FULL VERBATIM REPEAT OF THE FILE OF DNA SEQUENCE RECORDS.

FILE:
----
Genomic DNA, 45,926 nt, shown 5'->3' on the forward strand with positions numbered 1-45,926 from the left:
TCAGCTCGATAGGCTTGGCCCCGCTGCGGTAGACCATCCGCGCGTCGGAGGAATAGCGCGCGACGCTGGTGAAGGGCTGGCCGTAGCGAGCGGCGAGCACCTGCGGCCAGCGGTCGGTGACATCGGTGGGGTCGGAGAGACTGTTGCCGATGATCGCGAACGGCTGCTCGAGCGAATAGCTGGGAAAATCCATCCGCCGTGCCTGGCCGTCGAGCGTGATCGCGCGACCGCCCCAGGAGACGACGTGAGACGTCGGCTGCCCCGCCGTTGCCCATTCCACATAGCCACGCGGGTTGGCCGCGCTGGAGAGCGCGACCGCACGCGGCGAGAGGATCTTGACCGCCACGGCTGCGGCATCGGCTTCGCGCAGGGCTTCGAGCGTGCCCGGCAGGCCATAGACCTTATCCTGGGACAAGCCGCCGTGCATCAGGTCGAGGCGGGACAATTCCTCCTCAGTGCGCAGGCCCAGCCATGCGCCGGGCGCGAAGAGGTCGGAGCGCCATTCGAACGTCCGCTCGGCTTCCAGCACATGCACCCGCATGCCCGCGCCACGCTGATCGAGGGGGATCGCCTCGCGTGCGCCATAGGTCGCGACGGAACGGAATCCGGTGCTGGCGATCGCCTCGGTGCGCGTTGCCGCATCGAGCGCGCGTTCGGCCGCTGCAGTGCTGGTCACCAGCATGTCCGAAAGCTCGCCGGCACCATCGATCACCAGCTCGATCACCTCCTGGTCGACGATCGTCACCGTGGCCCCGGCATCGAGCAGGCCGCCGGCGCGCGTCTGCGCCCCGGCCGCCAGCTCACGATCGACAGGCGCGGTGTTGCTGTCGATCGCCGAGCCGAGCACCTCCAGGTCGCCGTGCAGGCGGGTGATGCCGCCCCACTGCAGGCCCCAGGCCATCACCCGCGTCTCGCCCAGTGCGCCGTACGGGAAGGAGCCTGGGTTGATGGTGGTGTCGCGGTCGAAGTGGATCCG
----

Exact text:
Genomic DNA, 45,926 nt, shown 5'->3' on the forward strand with positions numbered 1-45,926 from the left:
TCAGCTCGATAGGCTTGGCCCCGCTGCGGTAGACCATCCGCGCGTCGGAGGAATAGCGCGCGACGCTGGTGAAGGGCTGGCCGTAGCGAGCGGCGAGCACCTGCGGCCAGCGGTCGGTGACATCGGTGGGGTCGGAGAGACTGTTGCCGATGATCGCGAACGGCTGCTCGAGCGAATAGCTGGGAAAATCCATCCGCCGTGCCTGGCCGTCGAGCGTGATCGCGCGACCGCCCCAGGAGACGACGTGAGACGTCGGCTGCCCCGCCGTTGCCCATTCCACATAGCCACGCGGGTTGGCCGCGCTGGAGAGCGCGACCGCACGCGGCGAGAGGATCTTGACCGCCACGGCTGCGGCATCGGCTTCGCGCAGGGCTTCGAGCGTGCCCGGCAGGCCATAGACCTTATCCTGGGACAAGCCGCCGTGCATCAGGTCGAGGCGGGACAATTCCTCCTCAGTGCGCAGGCCCAGCCATGCGCCGGGCGCGAAGAGGTCGGAGCGCCATTCGAACGTCCGCTCGGCTTCCAGCACATGCACCCGCATGCCCGCGCCACGCTGATCGAGGGGGATCGCCTCGCGTGCGCCATAGGTCGCGACGGAACGGAATCCGGTGCTGGCGATCGCCTCGGTGCGCGTTGCCGCATCGAGCGCGCGTTCGGCCGCTGCAGTGCTGGTCACCAGCATGTCCGAAAGCTCGCCGGCACCATCGATCACCAGCTCGATCACCTCCTGGTCGACGATCGTCACCGTGGCCCCGGCATCGAGCAGGCCGCCGGCGCGCGTCTGCGCCCCGGCCGCCAGCTCACGATCGACAGGCGCGGTGTTGCTGTCGATCGCCGAGCCGAGCACCTCCAGGTCGCCGTGCAGGCGGGTGATGCCGCCCCACTGCAGGCCCCAGGCCATCACCCGCGTCTCGCCCAGTGCGCCGTACGGGAAGGAGCCTGGGTTGATGGTGGTGTCGCGGTCGAAGTGGATCCG